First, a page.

By JASON E. TAYLOR
Free trade was a major boogeyman in the recent election. Donald Trump regularly claimed that “we don’t win on trade” and proposed dramatic increases in tariffs. Both Trump and Hillary Clinton opposed the Trans Pacific Partnership and each expressed skepticism of free trade agreements in general.
Last year, the U.S. sold $1.5 trillion worth of goods abroad and imported $2.25 trillion from other countries. In effect, for every two items we exported, we imported three items. Since American workers produce exports but foreign workers produce imports, it is easy to give this boogeyman teeth.
But this raises an important question. Is our large trade imbalance a result of too many free trade agreements or a result of not having enough of them? Free trade agreements, by definition, help level the playing field. When they are not in place, countries often tilt that field against U.S. producers through tariffs and other barriers to trade.
Let’s examine the facts. According to data from the U.S. Census Bureau, the 20 countries with which we have a pact purchased nearly half (47 percent) of all U.S. exports in 2015, and the U.S. ran a trade surplus with 14 of them. Furthermore, our trade with the 20 nations was relatively balanced in 2015 — $710 billion in exports and $774 billion in imports.
In contrast, trade with the other 175 nations in the world was grossly unbalanced — $792 billion in exports compared to $1,472 billion in imports. Thus, a whopping 91 percent of our trade deficit takes place outside a free trade agreement. It comes instead from commerce that we do with countries such as China and Japan.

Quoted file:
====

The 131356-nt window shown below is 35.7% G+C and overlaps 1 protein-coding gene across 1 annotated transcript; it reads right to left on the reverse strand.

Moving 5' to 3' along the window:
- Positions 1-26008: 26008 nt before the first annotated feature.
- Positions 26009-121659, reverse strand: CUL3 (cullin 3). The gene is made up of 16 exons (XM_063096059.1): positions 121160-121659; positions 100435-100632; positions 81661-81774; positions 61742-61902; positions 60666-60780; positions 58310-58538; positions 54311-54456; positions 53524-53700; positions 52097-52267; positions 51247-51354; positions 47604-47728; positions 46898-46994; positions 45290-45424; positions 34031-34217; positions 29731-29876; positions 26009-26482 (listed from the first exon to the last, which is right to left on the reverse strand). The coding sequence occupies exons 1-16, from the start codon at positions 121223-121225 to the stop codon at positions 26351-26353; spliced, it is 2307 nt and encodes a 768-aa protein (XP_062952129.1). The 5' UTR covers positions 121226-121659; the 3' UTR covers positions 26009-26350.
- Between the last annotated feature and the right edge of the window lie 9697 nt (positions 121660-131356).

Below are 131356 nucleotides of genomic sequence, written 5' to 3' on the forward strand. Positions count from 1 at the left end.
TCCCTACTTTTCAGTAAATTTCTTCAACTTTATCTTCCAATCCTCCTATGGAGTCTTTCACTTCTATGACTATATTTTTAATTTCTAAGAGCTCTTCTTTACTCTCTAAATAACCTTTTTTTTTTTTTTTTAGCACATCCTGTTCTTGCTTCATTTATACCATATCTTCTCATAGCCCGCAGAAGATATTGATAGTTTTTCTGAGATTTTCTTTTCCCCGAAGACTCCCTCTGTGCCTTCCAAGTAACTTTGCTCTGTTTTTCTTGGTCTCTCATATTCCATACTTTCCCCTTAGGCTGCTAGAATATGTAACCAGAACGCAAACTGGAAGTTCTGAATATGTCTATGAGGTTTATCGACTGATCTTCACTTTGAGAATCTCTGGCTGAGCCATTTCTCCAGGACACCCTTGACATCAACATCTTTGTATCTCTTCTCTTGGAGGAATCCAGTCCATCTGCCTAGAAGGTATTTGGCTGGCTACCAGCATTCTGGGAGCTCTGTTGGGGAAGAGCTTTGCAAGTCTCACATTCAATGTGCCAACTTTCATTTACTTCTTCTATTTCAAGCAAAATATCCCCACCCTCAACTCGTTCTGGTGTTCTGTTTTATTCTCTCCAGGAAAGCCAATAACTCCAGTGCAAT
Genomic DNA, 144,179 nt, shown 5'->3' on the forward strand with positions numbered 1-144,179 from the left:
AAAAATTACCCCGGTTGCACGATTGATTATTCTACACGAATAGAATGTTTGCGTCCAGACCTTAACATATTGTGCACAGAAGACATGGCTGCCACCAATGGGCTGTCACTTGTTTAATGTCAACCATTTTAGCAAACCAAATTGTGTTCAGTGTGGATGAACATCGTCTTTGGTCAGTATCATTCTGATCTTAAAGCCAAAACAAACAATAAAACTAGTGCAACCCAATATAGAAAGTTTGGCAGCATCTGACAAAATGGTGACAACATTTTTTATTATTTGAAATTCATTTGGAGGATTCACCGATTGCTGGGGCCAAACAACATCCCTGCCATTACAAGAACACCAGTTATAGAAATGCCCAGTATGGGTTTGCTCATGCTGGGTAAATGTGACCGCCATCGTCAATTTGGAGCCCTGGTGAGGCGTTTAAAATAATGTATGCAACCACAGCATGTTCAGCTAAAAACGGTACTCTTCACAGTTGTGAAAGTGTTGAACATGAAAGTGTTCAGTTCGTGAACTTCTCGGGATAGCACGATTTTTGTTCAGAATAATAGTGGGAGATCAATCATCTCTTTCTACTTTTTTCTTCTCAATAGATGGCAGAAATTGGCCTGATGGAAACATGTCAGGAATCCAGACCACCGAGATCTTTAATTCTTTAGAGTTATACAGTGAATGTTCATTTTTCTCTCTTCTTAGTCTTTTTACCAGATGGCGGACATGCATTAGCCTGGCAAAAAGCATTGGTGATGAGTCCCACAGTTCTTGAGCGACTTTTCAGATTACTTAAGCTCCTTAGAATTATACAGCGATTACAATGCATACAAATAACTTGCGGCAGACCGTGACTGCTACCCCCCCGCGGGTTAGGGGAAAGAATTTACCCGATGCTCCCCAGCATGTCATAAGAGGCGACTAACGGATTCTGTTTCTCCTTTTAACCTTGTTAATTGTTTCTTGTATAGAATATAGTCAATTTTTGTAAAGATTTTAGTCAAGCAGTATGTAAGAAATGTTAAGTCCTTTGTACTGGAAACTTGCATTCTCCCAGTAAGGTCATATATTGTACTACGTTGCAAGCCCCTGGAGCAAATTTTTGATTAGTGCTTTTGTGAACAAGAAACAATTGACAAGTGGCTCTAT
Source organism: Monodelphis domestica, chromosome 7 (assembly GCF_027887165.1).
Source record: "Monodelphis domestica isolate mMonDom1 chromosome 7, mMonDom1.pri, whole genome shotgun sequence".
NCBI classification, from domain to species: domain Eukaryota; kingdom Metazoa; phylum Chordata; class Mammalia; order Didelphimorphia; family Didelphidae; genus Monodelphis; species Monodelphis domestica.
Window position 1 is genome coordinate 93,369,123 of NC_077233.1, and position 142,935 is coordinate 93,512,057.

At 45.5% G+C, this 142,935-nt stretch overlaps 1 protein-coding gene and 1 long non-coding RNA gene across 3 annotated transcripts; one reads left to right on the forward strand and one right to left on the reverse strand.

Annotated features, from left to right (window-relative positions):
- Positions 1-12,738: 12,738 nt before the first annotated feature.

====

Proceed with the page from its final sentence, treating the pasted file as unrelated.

Most importantly, history shows that our balance of trade with a nation tends to swing in our favor after we set up a free trade agreement. For example, in 2003, the year before the U.S.-Chile pact went into effect, the U.S. exported $4 billion to Chile and imported $5 billion from it. Last year, however, the U.S. exported $15 billion to Chile while importing $9 billion. A small trade deficit, then, swung to a large surplus. And after signing an agreement with Australia in 2004, our exports to that nation have increased by $12 billion while our imports from it have risen by only $4 billion. Most other agreements have had similar results.
To be sure, there are exceptions. Mexico is far and away the largest of these. While U.S.-Mexican trade was roughly balanced in 1993, today we have a $61 billion trade deficit with our neighbor to the south. Likewise, U.S. exports to South Korea have increased only marginally while imports have increased 26 percent. Still, the U.S. trade balance with another nation generally improves after a free trade agreement starts — 70 percent of the time.
And this talk of trade balances does not even touch on the primary selling point of trade, financial gain. Far from being the zero-sum game of winners and losers, trade creates wealth by allowing nations to specialize in what they do best and obtain from others what they do worst. The real income of the median family in America is 29 percent higher today thanks to international trade’s effect of lowering prices. The gains from trade are best realized when it is free from artificial impediments, such as those that countries like China and Japan set up against us today.
Our history with free trade agreements suggests that when American workers and businesses are allowed to compete on a level playing field, they succeed. The data show that if America is truly losing on trade, it is not because of free trade deals, but because of their absence. The free trade boogeyman needs to be put back in the closet.
(Jason E. Taylor is the Jerry and Felicia Campbell Chair Professor of Economics at Central Michigan University.)